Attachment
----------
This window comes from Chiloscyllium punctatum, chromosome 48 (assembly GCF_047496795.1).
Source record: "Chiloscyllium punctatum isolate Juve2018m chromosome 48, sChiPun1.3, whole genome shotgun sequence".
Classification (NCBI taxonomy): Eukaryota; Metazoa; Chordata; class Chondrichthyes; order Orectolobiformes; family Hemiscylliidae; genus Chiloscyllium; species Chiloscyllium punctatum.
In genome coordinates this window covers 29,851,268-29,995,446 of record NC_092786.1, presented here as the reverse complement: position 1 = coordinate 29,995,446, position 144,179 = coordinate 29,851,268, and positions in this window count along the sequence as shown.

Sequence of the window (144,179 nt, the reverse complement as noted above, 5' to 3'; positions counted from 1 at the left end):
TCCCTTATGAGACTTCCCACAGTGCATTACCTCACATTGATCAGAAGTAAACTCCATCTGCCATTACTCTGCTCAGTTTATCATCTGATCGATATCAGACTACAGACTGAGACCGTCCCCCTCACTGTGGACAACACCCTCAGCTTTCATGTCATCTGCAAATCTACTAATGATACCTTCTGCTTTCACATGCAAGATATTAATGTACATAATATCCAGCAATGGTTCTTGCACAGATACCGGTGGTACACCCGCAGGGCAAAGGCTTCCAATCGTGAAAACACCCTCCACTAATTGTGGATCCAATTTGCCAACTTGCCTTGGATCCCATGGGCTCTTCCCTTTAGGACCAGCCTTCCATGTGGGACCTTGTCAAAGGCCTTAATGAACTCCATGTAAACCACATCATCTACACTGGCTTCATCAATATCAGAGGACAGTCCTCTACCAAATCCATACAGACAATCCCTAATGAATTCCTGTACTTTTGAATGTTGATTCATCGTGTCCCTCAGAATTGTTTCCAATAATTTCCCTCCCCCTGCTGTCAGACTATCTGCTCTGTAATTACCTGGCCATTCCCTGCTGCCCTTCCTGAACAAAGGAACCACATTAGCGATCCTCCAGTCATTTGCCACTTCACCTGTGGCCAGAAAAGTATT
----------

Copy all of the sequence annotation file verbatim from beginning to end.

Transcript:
This window comes from Chiloscyllium punctatum, chromosome 48 (assembly GCF_047496795.1).
Source record: "Chiloscyllium punctatum isolate Juve2018m chromosome 48, sChiPun1.3, whole genome shotgun sequence".
Classification (NCBI taxonomy): Eukaryota; Metazoa; Chordata; class Chondrichthyes; order Orectolobiformes; family Hemiscylliidae; genus Chiloscyllium; species Chiloscyllium punctatum.
In genome coordinates this window covers 29,851,268-29,995,446 of record NC_092786.1, presented here as the reverse complement: position 1 = coordinate 29,995,446, position 144,179 = coordinate 29,851,268, and positions in this window count along the sequence as shown.

Sequence of the window (144,179 nt, the reverse complement as noted above, 5' to 3'; positions counted from 1 at the left end):
TCCCTTATGAGACTTCCCACAGTGCATTACCTCACATTGATCAGAAGTAAACTCCATCTGCCATTACTCTGCTCAGTTTATCATCTGATCGATATCAGACTACAGACTGAGACCGTCCCCCTCACTGTGGACAACACCCTCAGCTTTCATGTCATCTGCAAATCTACTAATGATACCTTCTGCTTTCACATGCAAGATATTAATGTACATAATATCCAGCAATGGTTCTTGCACAGATACCGGTGGTACACCCGCAGGGCAAAGGCTTCCAATCGTGAAAACACCCTCCACTAATTGTGGATCCAATTTGCCAACTTGCCTTGGATCCCATGGGCTCTTCCCTTTAGGACCAGCCTTCCATGTGGGACCTTGTCAAAGGCCTTAATGAACTCCATGTAAACCACATCATCTACACTGGCTTCATCAATATCAGAGGACAGTCCTCTACCAAATCCATACAGACAATCCCTAATGAATTCCTGTACTTTTGAATGTTGATTCATCGTGTCCCTCAGAATTGTTTCCAATAATTTCCCTCCCCCTGCTGTCAGACTATCTGCTCTGTAATTACCTGGCCATTCCCTGCTGCCCTTCCTGAACAAAGGAACCACATTAGCGATCCTCCAGTCATTTGCCACTTCACCTGTGGCCAGAAAAGTATT